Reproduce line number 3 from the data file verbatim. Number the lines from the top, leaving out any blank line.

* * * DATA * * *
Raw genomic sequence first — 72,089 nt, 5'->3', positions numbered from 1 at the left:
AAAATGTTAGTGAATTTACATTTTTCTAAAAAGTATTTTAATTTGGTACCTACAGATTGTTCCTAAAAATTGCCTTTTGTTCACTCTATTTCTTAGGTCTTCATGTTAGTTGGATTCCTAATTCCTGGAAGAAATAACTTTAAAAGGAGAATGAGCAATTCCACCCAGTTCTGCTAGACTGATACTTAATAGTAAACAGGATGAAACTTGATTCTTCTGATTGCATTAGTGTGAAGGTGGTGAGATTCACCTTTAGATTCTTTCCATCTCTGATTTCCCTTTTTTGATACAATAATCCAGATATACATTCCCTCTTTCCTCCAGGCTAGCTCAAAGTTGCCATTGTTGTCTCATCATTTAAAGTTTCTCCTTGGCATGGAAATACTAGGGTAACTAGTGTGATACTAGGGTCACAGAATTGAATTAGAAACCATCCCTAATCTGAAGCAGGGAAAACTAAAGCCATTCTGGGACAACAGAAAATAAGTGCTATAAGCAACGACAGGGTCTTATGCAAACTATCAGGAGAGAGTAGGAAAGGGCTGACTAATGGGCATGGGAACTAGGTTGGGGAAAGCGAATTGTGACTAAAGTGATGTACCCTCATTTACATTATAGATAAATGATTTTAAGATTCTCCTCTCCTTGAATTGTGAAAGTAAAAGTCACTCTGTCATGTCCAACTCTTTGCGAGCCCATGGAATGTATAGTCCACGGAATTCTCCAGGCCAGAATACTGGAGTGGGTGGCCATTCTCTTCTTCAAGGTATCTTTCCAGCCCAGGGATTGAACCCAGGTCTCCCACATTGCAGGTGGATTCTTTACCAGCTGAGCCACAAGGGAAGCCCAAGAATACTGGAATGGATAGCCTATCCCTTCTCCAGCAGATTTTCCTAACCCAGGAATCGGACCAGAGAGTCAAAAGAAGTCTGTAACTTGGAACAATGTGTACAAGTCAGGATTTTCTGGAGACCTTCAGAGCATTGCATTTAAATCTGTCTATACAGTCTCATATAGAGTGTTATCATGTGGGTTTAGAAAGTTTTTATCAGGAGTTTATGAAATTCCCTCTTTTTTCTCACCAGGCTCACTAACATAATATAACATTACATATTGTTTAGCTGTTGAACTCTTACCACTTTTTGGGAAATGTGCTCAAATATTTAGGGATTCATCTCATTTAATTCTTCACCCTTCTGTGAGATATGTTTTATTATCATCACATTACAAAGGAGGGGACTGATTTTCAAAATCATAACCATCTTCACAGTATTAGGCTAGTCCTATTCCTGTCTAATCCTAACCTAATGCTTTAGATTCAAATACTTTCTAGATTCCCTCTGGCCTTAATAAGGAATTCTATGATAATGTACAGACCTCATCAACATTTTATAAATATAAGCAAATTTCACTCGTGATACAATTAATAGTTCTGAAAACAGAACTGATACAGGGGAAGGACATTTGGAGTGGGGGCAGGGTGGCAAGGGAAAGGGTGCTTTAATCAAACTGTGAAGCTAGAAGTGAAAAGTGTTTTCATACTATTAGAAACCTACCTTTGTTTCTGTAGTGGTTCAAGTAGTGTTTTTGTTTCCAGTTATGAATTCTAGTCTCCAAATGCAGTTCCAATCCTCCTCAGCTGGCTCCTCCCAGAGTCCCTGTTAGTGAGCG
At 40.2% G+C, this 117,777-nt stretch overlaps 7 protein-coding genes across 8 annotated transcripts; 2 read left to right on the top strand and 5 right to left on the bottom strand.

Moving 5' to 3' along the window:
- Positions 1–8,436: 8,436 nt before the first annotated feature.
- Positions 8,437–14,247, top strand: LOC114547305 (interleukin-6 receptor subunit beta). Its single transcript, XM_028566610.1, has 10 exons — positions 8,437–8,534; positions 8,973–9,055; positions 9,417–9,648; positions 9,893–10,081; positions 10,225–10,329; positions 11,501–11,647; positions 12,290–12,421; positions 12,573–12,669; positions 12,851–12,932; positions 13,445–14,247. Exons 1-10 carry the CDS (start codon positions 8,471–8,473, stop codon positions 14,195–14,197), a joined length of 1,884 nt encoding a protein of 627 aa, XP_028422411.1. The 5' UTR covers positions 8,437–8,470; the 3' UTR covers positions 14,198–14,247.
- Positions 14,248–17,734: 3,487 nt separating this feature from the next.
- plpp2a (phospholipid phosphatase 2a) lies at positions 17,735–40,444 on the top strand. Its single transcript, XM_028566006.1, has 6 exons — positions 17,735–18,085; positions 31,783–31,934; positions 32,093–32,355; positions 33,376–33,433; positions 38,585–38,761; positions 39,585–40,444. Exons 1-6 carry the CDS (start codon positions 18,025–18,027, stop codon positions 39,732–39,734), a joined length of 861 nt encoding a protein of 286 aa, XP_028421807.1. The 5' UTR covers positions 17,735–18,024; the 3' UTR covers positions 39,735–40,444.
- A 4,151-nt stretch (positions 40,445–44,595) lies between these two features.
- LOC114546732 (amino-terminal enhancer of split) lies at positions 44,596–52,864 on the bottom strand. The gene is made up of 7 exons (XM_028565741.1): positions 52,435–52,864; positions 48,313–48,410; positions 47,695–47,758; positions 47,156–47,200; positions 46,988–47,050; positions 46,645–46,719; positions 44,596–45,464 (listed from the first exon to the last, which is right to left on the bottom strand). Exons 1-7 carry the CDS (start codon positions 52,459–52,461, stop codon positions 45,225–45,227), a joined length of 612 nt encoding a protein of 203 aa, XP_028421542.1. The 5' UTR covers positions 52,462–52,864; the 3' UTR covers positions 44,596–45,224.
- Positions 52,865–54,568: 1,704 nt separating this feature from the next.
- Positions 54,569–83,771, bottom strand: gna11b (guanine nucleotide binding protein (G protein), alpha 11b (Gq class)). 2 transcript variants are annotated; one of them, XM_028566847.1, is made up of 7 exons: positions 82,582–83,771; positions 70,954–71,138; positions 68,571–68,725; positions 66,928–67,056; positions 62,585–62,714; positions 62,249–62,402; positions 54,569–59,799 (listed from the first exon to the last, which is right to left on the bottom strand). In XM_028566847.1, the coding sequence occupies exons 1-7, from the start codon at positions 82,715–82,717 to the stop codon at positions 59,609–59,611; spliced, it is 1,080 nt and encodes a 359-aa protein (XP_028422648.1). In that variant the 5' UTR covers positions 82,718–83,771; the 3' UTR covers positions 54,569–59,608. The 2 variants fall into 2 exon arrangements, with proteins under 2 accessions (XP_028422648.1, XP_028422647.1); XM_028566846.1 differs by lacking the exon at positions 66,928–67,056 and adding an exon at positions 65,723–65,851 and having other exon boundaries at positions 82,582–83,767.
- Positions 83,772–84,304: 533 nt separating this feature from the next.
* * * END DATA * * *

At 40.2% G+C, this 117,777-nt stretch overlaps 7 protein-coding genes across 8 annotated transcripts; 2 read left to right on the top strand and 5 right to left on the bottom strand.